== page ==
My Escape from Hell

iStock_000016288501Small

They lure you in to what looks like a safe harbor. It is clean and dry. You can stay as long as you like but when you go, just leave it like you found it, they tell you.

They know you wouldn’t be standing in front of them if you didn’t need the space, so they make you an offer you are too weak to refuse: the first month is free, or maybe just $1.00. They do this because they know how vulnerable you really are. They spotted that when you walked in the door.

“It’s just for a month or two,” you tell yourself. “I can get out of this easily.” So you agree. You hand over some money and then you begin your descent into that special ring of Hell from which only the very strongest can escape.

You rented a storage locker.

You start small, maybe just a 4×6 foot locker. It’s someplace to hold the kayaks–or your things from college–or the baby furniture. Perhaps your marriage just ended and you need someplace to keep your things until you can figure our how to start over.

Or maybe, like me, you are closing up your parents’ home and, after you and a friend spend weeks hauling things to the curb for the trash collectors, you are still left with a moving van full of furniture and other “stuff” that you are not ready to part with.

However it got there, once you pull down that metal door and lock it, you can turn your back on the problem for a while and just walk away. That part is easy. What’s difficult is going back to empty the locker. According to The Economist magazine, 1 in 10 American families rent space from one of the 50,000 storage facilities in this country.

It seems we have a difficult time parting with anything. So what do we do? We pay more over time to rent the locker than the contents are worth. How dumb is that?

While I am far from a minimalist, I am managing to deal with all the “stuff” in my life. Here’s what I’ve learned:

  1. Once something is out of your home, it’s out of your life.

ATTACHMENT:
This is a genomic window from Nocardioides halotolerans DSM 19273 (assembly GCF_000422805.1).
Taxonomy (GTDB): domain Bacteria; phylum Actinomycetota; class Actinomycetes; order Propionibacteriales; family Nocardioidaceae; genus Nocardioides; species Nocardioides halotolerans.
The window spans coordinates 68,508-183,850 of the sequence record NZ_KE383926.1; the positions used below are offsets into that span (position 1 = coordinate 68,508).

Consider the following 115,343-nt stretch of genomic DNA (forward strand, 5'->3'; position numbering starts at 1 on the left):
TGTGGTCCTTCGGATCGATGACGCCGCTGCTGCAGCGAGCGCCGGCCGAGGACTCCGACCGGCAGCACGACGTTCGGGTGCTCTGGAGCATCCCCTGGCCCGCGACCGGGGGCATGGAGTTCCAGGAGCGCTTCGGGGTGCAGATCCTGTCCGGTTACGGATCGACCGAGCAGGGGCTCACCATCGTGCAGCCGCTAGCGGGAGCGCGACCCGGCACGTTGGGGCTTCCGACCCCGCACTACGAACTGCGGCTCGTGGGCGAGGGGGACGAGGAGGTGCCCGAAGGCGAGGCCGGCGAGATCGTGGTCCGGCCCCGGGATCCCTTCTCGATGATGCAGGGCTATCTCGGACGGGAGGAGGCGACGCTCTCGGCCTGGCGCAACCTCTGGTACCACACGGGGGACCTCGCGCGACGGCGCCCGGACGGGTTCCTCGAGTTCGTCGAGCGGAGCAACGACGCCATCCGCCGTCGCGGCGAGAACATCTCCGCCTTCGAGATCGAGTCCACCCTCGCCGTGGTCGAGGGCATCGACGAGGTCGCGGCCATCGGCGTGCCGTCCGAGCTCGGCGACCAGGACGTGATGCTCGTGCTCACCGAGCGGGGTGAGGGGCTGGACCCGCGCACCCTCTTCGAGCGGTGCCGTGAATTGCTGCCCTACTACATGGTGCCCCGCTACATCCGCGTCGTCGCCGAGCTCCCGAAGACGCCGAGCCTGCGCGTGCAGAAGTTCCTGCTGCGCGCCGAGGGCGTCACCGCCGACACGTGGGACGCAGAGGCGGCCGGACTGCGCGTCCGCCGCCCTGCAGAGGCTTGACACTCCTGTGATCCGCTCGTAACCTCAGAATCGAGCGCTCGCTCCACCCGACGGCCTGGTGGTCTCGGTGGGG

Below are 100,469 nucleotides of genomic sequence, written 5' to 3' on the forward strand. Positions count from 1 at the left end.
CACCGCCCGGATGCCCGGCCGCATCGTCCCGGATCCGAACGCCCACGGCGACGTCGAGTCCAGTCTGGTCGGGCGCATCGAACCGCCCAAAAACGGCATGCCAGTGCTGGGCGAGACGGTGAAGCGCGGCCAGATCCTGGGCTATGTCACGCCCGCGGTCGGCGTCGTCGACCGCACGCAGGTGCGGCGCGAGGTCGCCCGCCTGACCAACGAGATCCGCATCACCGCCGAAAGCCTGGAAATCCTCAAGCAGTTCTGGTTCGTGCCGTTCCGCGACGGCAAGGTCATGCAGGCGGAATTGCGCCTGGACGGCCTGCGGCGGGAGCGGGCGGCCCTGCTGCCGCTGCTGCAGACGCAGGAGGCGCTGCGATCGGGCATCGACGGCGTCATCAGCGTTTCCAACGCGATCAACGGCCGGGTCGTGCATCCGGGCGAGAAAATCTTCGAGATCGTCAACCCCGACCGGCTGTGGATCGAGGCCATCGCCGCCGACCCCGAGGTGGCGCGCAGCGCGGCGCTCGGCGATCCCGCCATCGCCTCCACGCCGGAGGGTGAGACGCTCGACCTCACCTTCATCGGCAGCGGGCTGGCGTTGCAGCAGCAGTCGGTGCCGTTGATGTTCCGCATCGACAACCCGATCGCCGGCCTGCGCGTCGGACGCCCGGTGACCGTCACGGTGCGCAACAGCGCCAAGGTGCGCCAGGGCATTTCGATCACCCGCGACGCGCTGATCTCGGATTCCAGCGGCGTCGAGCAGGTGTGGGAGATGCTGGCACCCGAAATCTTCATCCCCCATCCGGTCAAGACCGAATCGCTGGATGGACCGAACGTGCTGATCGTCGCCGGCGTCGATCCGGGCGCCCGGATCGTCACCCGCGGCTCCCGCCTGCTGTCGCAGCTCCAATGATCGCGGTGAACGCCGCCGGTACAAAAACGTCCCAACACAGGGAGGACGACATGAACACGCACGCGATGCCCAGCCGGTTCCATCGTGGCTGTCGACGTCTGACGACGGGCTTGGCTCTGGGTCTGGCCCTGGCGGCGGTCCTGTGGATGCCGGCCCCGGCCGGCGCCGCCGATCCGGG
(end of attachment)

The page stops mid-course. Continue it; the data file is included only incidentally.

That’s why we tend to keep things in storage for so long. On the other hand, if your home is crowded with furniture, you really won’t miss it once it’s gone. Sell it or toss it. Just don’t store it. There are second-hand stores for clothes and furniture. Charities can put the baby furniture to good use. Or just have a yard sale.
  2. Closing the family home.
    Assuming you have siblings who won’t battle over things, go through and pick out a few things that have special meaning to you. Take nothing more than can fit in your car. Then call in an auctioneer to hold an estate sale. It is much easier to move a check than it is to move all that old furniture.
  3. Clothes.
    Follow the “6 month rule”: If you haven’t worn something for 6 months, you probably don’t need it. I put everything into bags and donate my clothes to a charity. If you keep a record of what you donate and get a signed receipt, you might be able to take a tax deduction. I’ve used software such as “It’s Deductible” and was surprised how much these donations are worth.
  4. Furniture.
    If you are keeping an end table because your mother gave it to you 20 years ago, don’t keep it if you don’t like it. After all, your mother managed to get rid of it, didn’t she?
  5. Books.
    Are you really going to read those old books from college? After a few years, the pages of paperbacks turn brown and brittle. I’ve donated hundreds of books to my local library. They hold used book sales on Election Days as a fund-raiser. (I’ve almost bought one of my own books back more than once.)
  6. Tax returns, canceled checks, etc.
    It is recommended that you keep your tax records for 10 years. After that, what to do with those boxes of paper? Check to see if there is a commercial shredding company near you. There is one in my town that will shred your papers for free. (“Shred for free from 7 to 3” the sign says.)
  7. Televisions, computers, electronic equipment.
    Again, check with your local community. I discovered that my town has a free once-a-month recycling program for “anything with a plug.” I just drive up and they unload my car. How easy it that?
  8. Enjoy!
    Once you have extra room in your home from clearing things out and money in your pocket from quitting the storage locker habit, you can go shopping again. Or better yet, buy your own storage facility. It seems to be a growth industry.

2 thoughts on “My Escape from Hell

Leave a Reply

Fill in your details below or click an icon to log in:

WordPress.com Logo

You are commenting using your WordPress.com account. Log Out / Change )

Twitter picture

You are commenting using your Twitter account. Log Out / Change )

Facebook photo

You are commenting using your Facebook account. Log Out / Change )

Google+ photo

You are commenting using your Google+ account. Log Out / Change )

Connecting to %s